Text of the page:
Health fund Australian Unity to compensate 2300 families

ACCC says insurer misled customers who were stung by unexpected policy changes to dental benefits.

  • In 2015 health fund Australian Unity told its members their extras benefits were locked in for the year.
  • That August, it halved the amount individuals could claim for dental services in their top-shelf policy.
  • Now the ACCC says affected members should be given compensation for out-of-pocket costs.

Australian Unity will pay more than $620,000 in compensation to at least 2300 families after an investigation by the Australian Competition and Consumer Commission found the health fund may have misled members over benefits available under its extras policies.

In 2015 the health fund claimed that benefits available for dental services would be fixed for that year. With the top-shelf Comprehensive Extras policy, families and couples could claim between $1600 and $2400 depending on how long they'd been with the fund.

The policy, which cost $1575 in 2015, gave flexibility over which family members the benefits could be claimed for. For example, a family might wish to claim the full amount for one child's orthodontic treatment.

However, in September the fund added a cap on the claims that could be made per person, halving the amount that could be claimed for one individual on the policy. Australian Unity made exemptions for some customers on a case-by-case basis, but only if they complained about losing their benefits. These changes were made retrospectively, with only one month's notice.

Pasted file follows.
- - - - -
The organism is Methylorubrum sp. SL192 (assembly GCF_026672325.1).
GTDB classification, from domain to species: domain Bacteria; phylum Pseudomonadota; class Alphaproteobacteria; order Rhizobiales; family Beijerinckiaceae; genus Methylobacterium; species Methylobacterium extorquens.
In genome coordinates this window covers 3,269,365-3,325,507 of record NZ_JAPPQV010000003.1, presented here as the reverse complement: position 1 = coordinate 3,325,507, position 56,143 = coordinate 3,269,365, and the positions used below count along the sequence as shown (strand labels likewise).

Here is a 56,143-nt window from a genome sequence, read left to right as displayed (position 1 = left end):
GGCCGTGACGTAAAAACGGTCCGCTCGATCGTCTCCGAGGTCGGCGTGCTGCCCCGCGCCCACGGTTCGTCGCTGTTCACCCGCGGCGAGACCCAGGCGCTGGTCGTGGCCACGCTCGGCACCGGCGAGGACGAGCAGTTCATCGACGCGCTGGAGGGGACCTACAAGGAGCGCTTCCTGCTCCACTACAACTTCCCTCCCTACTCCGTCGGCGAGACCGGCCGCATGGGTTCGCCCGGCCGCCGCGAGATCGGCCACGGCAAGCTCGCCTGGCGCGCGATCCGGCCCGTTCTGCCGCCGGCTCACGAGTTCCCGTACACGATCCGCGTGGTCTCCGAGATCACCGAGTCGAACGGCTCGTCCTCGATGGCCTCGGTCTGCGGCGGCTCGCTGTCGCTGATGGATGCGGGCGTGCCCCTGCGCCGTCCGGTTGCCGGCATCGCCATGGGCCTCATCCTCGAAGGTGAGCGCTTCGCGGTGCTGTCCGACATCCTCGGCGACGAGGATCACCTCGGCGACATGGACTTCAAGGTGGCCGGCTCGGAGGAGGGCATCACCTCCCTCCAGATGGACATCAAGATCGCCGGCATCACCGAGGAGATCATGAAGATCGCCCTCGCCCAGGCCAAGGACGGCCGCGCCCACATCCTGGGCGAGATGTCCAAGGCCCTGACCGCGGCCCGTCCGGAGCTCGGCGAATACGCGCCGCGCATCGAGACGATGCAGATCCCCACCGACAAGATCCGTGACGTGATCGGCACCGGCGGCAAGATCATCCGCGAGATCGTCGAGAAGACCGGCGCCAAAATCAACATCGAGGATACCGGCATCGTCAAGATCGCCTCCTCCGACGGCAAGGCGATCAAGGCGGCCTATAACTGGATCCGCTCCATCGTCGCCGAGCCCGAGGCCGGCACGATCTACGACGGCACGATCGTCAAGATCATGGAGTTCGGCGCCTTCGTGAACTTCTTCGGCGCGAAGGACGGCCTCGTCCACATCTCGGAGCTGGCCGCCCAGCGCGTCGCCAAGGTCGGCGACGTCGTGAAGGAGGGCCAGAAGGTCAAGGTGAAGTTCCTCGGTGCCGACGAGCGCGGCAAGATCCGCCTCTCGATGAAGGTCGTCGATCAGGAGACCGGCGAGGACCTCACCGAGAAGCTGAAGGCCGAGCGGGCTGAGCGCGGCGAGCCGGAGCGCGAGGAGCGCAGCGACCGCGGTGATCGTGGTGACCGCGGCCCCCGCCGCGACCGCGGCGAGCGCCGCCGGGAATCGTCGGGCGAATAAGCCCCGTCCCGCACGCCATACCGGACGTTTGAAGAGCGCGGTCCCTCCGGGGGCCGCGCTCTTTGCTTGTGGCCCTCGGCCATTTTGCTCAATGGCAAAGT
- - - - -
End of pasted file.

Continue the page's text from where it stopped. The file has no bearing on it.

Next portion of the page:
ACCC commissioner Sarah Court says this unexpected backflip cost the fund's members, who now faced unexpected out-of-pocket costs.

"Australian Unity's letter came too late for some families who had already made plans about how they were going to use the dental spending limit during 2015," she says. "People had made plans based on Australian Unity's original representations that their benefits were fixed for the 2015 calendar year."

Australian Unity is cooperating with the ACCC to compensate affected members, and has promised a review of its internal procedures. "We are in the process of contacting all members potentially impacted by this change to apologise and notify them of the financial remediation they may be entitled to (if any)," says a spokesperson. "We are also in the process of contacting all members of the health fund more broadly. AUHL has been proactively working with the ACCC to resolve this issue."

Australian Unity estimates that about 2300 policies were affected by the changes, out of the 24,000 families and couples covered in August 2015. 

All policyholders are to be contacted by the fund, which is offering compensation for out-of-pocket costs that it should have covered, as well as for claims that may not have been submitted because of the policy change. 

Ongoing treatments – such as orthodontics – that began before August 2015 will also be treated as if the original benefits applied. 

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